Opening meet attire?

Joined
3 December 2020
Messages
8
Hi, what kind of stock and pin is suitable for opening meet. I’m wearing a navy jacket so am looking for a white stock tie but should it just be solid white or are patterned stock ties common too like the attached photo below?

Should my stock pin be plain? I have one with two horse’s heads on.. would that be suitable?

Any recommendations are most welcome!!

Thank you
 

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Kat

Well-Known Member
Joined
25 January 2008
Messages
12,830
Location
Derbyshire
Your stock will be fine, though the shires white cotton one is very popular as you will find your stock gets filthy and you need to attack it with stain remover, a hot wash and possibly a scrubbing brush, maybe even laundry bleach.

Stock pin should be plain but no one will notice or care if it has a horse head/horse shoe/fox or whatever on it. I would avoid the blingy crystal ones though.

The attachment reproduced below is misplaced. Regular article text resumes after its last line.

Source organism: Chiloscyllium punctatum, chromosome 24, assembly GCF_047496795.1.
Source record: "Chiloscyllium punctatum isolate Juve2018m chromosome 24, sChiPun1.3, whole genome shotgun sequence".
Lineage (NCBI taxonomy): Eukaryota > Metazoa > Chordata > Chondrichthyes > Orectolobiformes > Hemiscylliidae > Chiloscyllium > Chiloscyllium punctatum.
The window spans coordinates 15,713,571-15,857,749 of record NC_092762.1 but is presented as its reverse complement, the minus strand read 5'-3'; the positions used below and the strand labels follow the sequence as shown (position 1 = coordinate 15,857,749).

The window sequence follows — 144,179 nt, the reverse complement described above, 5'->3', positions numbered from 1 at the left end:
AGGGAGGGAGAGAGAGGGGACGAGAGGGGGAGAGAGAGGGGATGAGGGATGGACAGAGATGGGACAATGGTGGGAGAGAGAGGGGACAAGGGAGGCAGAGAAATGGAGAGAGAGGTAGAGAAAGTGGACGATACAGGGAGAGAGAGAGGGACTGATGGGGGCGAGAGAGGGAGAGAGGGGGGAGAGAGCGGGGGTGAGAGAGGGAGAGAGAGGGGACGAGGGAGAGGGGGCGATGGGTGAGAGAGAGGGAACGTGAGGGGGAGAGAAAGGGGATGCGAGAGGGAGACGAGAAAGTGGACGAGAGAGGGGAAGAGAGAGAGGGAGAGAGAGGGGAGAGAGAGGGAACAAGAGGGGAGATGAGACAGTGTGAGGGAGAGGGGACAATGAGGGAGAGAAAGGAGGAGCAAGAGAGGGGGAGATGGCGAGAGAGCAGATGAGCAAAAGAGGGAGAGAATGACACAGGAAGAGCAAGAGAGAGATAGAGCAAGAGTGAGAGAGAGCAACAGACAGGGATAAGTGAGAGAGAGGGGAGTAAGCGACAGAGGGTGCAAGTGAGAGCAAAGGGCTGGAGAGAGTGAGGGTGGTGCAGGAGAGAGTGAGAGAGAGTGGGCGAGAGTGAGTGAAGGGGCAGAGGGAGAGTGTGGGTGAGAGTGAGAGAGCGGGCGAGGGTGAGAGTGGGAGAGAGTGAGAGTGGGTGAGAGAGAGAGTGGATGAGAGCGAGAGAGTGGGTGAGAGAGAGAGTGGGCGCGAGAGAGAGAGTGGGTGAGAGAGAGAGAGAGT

Don't forget a hairnet or your hip flask.

And have fun!!!!
 

Bob notacob

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Joined
15 February 2018
Messages
1,145
It is almost lost in history but the reason for a stock is to prevent neck injury. The traditional stock was a long ,usualy silk , strip of cloth .folded into 4 and wound around the neck tight several times and then held with a pin. The idea is that in a fall ,compression of the neck is held by the stock and helps prevent upper spinal column injuries.Used to use one racing , Not sure if it worked but it seemed to. Wish I had been wearing one when I really needed it.
 

AdorableAlice

Well-Known Member
Joined
24 October 2011
Messages
12,318
It is almost lost in history but the reason for a stock is to prevent neck injury. The traditional stock was a long ,usualy silk , strip of cloth .folded into 4 and wound around the neck tight several times and then held with a pin. The idea is that in a fall ,compression of the neck is held by the stock and helps prevent upper spinal column injuries.Used to use one racing , Not sure if it worked but it seemed to. Wish I had been wearing one when I really needed it.
It was also used as a tourniquet to stem bleeding on equine legs.
 
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